Pakistani activist fears he will be killed like his father on the blasphemy

A Pakistani rights activist, the politician whose father was murdered in 2011 for allegedly insulting Islam, said that he feared the same fate after an extremist religious group has issued a fatwa requiring his execution and the police has launched an investigation into allegations that he had committed blasphemy.

Shaan Taseer, said the Sunni Tehreek, a group of clerics from the Barelvi movement, was “gunning for my blood, and cause people to take of my life” on a Christmas video he has posted on social media in which he criticized the blasphemy laws in Pakistan.

His father, Salman Taseer, the governor of Punjab province, was killed in the middle of a controversy similar to one of his own guards from the police six years ago.

The governor was furious supporters of the hard line with its demand for a government pardon for Asia Bibi, a poor Christian woman condemned to death for blasphemy in spite of the weakness and contradiction of the evidence against it.

His murderer, Mumtaz Qadri, became a hero, and it is estimated that 100 000 people attended his funeral after his execution last year.

The ire of the Barelvi sect, on the non-blasphemy issues is generally regarded as a moderate, has revived last month after Taseer has released a video expressing solidarity with the people mired in blasphemy allegations.

He has called for the release of two Bibi, who remains on death row, and Nabeel Masih, a Christian teenager arrested last year for ‘liking’ on Facebook a picture of the Kaaba in Mecca, Islam’s holiest site.

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Taseer has also demanded the repeal of what he called the “inhumane” laws on blasphemy, a longstanding demand of human rights groups who say the laws are widely abused by people who level false allegations to settle personal scores.

The video invited Sunni Tehreek to issue a fatwa, or religious edict, saying Taseer was responsible for the death because he had allegedly committed blasphemy and apostasy.

The Police in the city of Lahore, also filed a first investigation report (FIR), a document that officially began the process of investigating a crime, in the context of the blasphemy laws.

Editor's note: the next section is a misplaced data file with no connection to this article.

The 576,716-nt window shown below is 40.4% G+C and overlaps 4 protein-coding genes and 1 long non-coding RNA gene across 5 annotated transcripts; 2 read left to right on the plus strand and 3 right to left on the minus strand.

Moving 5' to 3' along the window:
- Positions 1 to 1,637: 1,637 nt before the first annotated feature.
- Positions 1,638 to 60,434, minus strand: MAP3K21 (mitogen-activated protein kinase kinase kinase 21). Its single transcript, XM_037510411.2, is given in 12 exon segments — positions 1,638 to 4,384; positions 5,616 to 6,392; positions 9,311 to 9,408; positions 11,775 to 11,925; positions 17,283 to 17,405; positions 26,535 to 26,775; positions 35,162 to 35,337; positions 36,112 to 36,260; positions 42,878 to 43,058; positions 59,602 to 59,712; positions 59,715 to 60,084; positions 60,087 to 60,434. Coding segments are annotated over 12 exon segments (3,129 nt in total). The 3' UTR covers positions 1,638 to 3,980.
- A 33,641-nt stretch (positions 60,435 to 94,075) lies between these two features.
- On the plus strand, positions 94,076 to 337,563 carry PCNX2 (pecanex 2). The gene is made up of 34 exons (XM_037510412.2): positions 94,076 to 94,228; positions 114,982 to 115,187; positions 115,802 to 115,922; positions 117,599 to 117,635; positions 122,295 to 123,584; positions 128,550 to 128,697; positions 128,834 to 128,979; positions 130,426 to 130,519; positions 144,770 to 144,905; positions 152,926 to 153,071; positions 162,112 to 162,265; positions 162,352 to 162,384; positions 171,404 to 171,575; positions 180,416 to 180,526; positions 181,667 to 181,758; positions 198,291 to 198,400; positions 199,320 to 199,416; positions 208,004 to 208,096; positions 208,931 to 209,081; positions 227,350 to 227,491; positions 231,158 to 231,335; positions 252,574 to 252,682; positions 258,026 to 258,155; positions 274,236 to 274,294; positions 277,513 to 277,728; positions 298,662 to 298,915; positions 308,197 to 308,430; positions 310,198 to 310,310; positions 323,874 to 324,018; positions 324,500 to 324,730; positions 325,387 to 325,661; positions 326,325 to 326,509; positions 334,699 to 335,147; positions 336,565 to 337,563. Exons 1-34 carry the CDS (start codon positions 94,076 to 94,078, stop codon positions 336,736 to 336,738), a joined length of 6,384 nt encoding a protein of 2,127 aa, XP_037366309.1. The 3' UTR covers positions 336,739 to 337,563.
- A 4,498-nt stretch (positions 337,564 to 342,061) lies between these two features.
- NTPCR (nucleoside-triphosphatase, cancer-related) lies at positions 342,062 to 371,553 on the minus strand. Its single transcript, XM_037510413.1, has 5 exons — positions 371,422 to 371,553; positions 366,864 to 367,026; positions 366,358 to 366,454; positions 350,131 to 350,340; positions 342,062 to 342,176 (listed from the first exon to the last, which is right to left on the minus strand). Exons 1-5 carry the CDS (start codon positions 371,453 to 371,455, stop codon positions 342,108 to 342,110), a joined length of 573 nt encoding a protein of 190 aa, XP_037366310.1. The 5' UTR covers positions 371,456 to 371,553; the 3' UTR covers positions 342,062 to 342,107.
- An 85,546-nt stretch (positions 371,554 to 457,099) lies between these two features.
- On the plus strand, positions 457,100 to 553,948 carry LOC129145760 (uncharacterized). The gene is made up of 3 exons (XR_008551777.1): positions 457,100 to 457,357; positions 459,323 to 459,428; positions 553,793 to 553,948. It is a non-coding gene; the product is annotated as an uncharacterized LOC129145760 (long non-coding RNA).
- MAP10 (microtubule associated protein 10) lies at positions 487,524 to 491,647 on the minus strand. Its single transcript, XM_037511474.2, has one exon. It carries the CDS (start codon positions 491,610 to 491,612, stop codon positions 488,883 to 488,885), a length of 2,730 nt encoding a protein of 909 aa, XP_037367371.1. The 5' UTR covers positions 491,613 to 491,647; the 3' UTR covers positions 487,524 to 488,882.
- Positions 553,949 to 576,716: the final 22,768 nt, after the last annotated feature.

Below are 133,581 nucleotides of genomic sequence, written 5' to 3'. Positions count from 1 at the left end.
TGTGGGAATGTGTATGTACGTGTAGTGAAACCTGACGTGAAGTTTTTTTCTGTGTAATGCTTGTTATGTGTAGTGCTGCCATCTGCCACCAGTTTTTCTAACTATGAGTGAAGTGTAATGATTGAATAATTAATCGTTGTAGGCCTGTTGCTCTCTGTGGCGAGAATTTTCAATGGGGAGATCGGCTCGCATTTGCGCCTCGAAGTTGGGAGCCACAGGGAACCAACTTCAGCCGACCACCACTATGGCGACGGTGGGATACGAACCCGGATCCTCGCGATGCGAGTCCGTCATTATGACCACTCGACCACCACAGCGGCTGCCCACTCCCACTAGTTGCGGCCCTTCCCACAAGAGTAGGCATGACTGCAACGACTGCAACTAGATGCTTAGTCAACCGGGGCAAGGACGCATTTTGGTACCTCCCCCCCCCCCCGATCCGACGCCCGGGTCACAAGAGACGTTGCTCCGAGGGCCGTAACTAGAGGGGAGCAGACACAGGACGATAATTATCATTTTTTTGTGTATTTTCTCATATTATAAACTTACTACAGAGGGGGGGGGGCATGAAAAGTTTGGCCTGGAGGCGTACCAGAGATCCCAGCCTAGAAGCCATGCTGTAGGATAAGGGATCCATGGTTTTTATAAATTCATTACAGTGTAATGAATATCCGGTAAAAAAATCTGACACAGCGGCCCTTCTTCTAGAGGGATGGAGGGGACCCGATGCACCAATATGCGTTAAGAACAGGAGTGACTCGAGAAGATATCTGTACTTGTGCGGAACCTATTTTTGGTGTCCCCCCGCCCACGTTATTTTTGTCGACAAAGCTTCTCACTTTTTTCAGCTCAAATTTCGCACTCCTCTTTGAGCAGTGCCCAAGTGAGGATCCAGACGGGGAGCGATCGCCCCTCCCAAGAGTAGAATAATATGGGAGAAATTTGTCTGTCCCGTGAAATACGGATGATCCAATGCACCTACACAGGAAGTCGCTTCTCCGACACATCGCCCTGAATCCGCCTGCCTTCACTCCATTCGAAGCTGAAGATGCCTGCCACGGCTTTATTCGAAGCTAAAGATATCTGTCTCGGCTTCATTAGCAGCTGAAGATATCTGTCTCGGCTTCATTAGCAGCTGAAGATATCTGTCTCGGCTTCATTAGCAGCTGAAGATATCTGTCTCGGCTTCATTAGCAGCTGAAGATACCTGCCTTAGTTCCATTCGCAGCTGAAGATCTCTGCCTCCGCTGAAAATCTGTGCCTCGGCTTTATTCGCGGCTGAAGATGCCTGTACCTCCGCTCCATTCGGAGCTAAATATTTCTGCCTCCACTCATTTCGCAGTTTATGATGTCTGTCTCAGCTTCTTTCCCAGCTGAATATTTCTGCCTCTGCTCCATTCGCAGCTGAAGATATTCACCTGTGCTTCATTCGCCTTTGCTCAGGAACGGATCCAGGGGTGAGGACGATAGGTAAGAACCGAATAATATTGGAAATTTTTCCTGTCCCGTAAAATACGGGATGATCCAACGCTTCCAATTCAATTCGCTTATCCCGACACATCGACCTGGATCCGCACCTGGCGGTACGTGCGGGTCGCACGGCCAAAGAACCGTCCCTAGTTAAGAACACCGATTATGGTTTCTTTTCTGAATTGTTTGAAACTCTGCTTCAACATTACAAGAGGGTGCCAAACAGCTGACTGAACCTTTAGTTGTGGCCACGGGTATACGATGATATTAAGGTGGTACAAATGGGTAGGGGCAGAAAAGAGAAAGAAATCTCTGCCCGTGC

According to the FIR, the police claimed to have found the video on a USB drive left on the outside of a police station.

Mujahid Abdul Rasul, a Sunnit Tehreek cleric who asked the police action, said salman Taseer’s support for Bibi and Masih to say that “he was also involved in the crime” of blasphemy.

“I don’t know why the Taseer family to do it again and again,” he said. “His father has been killed for this, so why is it not also choose the same path?”

Taseer has not been named in the FIR, with agents at Islampura police station in Lahore, claiming that they had not been able to confirm if it was really him in the video.

Whether or not the police pursue the matter, the mere accusation of blasphemy can be enough to encourage vigilante attacks.

Taseer, who lives abroad, but visits Pakistan regularly, said the Sunni Tehreek was deliberately trying to provoke his supporters in the hope that someone that mimic the death of his father, which took place in an Islamabad market on January 4, 2011.

“On the social media there are calls for another Mumtaz Qadri to take care of me and people are offering to be his successor,” he said. “What they plan to do is engineer the other Qadri-such as the assassination.”

Pakistan’s supreme court must decide on Bibi’s final appeal, which was postponed in October, after one of the judges recused himself from the case.